Rockville Centre disbands auxiliary police

Volunteer officers petition for the village department’s return


Members of the Rockville Centre Auxiliary Police Department said they were caught off guard last week when they got a phone call notifying them that the locks on their facility, at 5 Chester Road, had been changed overnight.

“I am at a loss for words after, unfortunately, receiving a phone call this past Wednesday afternoon that the village was dissolving the auxiliary police that was established back in 1951,” Auxiliary Chief Edward Mussini said at the village meeting on Monday night.

Mussini, a 35-year volunteer member of the auxiliary force and a lifelong Rockville Centre resident, said that while the department’s numbers have dwindled in recent years, they continue to provide assistance in police-related activities such as traffic control, accident scene assistance and parade and community event support.

The auxiliary officers are trained and certified at the Nassau County Police Academy and overseen by the Rockville Centre Police Department.

“I’m trying to have some kind of understanding why a building that was built with grant money, secured between the village, state and county, is just being taken away,” Mussini said.

Village Administrator Nancy Howard said she was tasked with reviewing the 2025 budget, which, due to the rising cost of unfunded state mandates, has continued to impact village taxpayers.

“Certainly your manpower is voluntary, and it is respected and greatly appreciated,” Howard told Mussini. “I’m sorry that this came in the way of a phone call, and I will stand with you and say that it probably could have been communicated better. That doesn’t necessarily change the decision that we need to utilize that building differently.”

Howard said that the village examined the budget thoroughly, and made its decision based on how much manpower is actually provided to the village.

“What I’ve become aware of is that we have many instances where we put a call out and we don’t have the support,” she said.

The Auxiliary Department currently has three active volunteers based in the village, while the Police Department has continued to grow, adding four new members to its ranks in the past year.

“This board is totally involved in keeping the people safe in the Village of Rockville Centre,” Mayor Francis Murray said. “The FBI has deemed us the second-safest city in America with 25,000 or less people, and we’re very proud of that.”

Village Trustee Emilio Grillo said that the addition of four new uniformed officers didn’t render the Auxiliary Department obsolete, but it helped build up the regular force to the point where the village wanted to try to curtail expenses.

“The public should be aware of the fact that this board acts in the best interests of the village in the decisions we make,” Grillo said.

Police Commissioner Randy Dodd also apologized for the way the department was notified, acknowledging that it wasn’t done properly.

“You should be given the proper respect,” Dodd said. “I was hoping that you would go out of here with a nice plaque at a village board meeting to honor you, and we could still do that, but the decision has been made. I understand that you’re saying that we will no longer get auxiliary police, and that’s fine. We can get regular police officers, as many as we want.”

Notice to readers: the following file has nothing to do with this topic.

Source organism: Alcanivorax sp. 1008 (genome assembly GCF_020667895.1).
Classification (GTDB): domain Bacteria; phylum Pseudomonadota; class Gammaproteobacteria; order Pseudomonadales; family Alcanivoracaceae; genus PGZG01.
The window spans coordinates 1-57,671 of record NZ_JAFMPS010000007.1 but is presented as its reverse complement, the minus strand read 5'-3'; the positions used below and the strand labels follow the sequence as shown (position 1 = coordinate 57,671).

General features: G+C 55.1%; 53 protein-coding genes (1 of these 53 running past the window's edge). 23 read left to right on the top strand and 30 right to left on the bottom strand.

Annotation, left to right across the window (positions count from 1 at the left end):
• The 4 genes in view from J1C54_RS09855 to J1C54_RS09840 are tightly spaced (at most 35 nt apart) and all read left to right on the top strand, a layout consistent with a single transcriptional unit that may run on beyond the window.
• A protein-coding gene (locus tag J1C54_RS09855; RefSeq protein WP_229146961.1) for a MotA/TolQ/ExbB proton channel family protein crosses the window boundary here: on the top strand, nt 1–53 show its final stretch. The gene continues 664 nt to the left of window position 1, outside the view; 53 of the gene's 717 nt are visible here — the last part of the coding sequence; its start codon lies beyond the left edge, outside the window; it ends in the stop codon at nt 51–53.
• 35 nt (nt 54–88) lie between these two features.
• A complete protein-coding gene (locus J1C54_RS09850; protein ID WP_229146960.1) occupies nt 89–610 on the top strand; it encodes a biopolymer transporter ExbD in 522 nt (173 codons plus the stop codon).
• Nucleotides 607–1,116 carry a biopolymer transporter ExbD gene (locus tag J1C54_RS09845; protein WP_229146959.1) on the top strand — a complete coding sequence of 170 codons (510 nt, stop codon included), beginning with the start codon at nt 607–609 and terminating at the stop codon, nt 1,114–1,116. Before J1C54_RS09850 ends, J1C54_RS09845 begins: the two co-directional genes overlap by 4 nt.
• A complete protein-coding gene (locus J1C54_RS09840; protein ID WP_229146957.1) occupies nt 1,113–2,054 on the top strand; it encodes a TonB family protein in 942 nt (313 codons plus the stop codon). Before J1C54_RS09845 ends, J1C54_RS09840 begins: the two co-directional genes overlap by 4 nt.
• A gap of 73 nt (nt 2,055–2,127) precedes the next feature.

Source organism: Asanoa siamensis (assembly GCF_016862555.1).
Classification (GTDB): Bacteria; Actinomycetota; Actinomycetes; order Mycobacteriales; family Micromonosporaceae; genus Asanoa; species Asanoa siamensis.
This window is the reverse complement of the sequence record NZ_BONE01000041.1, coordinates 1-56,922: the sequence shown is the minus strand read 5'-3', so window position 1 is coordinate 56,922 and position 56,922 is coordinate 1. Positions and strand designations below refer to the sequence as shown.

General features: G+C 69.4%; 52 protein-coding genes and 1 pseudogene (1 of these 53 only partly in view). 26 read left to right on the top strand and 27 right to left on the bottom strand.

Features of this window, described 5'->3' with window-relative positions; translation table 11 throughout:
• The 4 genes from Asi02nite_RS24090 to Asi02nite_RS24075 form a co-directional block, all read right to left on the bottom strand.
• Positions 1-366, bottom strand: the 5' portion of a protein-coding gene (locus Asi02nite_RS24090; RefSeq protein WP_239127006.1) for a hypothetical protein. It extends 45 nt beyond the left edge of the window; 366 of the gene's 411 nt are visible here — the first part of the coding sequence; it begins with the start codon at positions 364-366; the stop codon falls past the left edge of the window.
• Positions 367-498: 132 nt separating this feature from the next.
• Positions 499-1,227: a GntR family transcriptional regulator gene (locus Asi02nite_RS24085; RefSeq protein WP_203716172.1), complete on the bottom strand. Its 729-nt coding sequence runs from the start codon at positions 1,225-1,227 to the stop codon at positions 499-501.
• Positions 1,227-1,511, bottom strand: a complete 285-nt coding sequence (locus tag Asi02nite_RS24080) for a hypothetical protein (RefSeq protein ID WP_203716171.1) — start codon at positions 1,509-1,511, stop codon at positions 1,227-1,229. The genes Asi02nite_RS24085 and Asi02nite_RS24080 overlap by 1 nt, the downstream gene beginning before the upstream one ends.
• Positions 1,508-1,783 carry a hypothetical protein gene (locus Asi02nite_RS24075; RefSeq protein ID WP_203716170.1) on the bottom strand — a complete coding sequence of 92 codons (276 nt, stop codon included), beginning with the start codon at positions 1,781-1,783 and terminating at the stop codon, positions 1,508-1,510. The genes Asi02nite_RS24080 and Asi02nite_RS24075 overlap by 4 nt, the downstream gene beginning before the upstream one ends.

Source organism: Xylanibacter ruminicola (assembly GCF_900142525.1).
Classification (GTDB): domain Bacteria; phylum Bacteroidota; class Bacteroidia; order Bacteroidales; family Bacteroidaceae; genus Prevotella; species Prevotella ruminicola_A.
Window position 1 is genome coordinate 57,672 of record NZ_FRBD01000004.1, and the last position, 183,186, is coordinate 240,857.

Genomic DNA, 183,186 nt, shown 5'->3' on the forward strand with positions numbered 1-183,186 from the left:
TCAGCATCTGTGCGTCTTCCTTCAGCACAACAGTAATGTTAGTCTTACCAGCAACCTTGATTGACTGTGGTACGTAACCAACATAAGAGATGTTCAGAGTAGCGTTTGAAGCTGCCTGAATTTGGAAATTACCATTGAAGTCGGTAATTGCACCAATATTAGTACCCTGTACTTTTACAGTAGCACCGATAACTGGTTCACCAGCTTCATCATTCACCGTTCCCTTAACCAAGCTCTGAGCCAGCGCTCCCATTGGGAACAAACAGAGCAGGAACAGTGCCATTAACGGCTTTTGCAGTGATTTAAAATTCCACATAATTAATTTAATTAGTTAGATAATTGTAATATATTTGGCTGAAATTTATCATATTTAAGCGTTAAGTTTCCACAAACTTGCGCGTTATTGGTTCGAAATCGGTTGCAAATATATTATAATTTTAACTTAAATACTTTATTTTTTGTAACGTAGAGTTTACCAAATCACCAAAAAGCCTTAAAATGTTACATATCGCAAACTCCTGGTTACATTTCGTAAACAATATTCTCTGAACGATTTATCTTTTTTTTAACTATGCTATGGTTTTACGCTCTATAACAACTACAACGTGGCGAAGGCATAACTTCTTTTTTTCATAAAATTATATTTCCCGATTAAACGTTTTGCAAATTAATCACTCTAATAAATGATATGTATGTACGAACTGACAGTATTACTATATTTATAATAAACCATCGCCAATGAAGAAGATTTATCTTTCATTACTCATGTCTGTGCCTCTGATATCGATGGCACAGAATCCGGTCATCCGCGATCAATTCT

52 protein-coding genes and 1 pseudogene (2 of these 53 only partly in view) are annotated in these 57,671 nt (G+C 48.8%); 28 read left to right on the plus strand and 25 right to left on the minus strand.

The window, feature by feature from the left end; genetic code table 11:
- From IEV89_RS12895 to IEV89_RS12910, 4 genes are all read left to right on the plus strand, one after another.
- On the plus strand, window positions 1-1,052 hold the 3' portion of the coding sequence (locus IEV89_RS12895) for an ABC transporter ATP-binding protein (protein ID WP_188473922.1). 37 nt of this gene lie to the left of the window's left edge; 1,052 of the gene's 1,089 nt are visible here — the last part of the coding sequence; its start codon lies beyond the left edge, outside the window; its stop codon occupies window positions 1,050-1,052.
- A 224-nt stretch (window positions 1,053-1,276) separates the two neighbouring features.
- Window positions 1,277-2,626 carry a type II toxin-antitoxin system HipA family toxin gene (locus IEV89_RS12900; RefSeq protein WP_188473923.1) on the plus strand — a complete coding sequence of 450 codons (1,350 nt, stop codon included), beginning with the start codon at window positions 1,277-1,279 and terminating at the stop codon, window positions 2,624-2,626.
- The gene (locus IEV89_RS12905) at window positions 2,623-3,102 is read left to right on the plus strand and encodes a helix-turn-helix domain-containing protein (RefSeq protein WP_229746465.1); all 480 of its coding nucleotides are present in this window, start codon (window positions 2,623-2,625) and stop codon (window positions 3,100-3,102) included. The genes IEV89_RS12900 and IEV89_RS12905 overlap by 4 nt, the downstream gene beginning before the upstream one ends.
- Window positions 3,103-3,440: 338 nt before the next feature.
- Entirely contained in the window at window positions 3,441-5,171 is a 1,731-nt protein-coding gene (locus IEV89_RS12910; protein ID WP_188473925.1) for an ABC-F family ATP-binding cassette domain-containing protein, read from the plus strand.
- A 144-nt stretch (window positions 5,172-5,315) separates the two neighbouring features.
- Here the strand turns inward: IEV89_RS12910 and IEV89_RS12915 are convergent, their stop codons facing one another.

Lt. Marc Delman, of the auxiliary police, said it would be nice if they had attracted more volunteers, but it was difficult to recruit new members.

“Unfortunately, we don’t get some of the benefits a fire volunteer gets,” Delman said. “The tax break. The pension. We get nothing. So getting somebody to volunteer is very difficult.”

Delman added that a petition had been created on Friday, asking community members to voice their support for bringing the department back. The petition had more than 175 signatures as of press time on Tuesday.

Village resident Tammy Weeks said she was furious that the village had disrespected volunteers with honorable standing in the community.

“I watched the members of this auxiliary unit since I was a little girl,” Weeks said. “My neighbors were in it. And I’ve watched Chief Mussini leave in the middle of the night.”

Weeks said she had seen auxiliary volunteers help shovel a walk, repair a flat tire and help an older man working in his yard. “Go sit in their auxiliary unit and watch what they do firsthand,” she said. “When your kids are at the park drinking at night, and your cops aren’t in there. He’s in there taking their beer away, driving them home to get your children home safe.”

Despite the show of support for the Auxiliary Department, the village did not make the decision to shut it down hastily.

“We’ve been monitoring you for about two years,” Murray told Mussini, explaining the fiscal priorities at hand. “It made sense for our residents, and the money they pay, to turn this into an annex for the Police Department, where it can be used 24/7. Your vehicles, for the most part, sat there at the Auxiliary Police Department, not being used. We have the mileage. So you have to understand that for the residents, the taxes they pay to be here and the safety of this village, it made all the sense in the world to use that building for what it was there for.”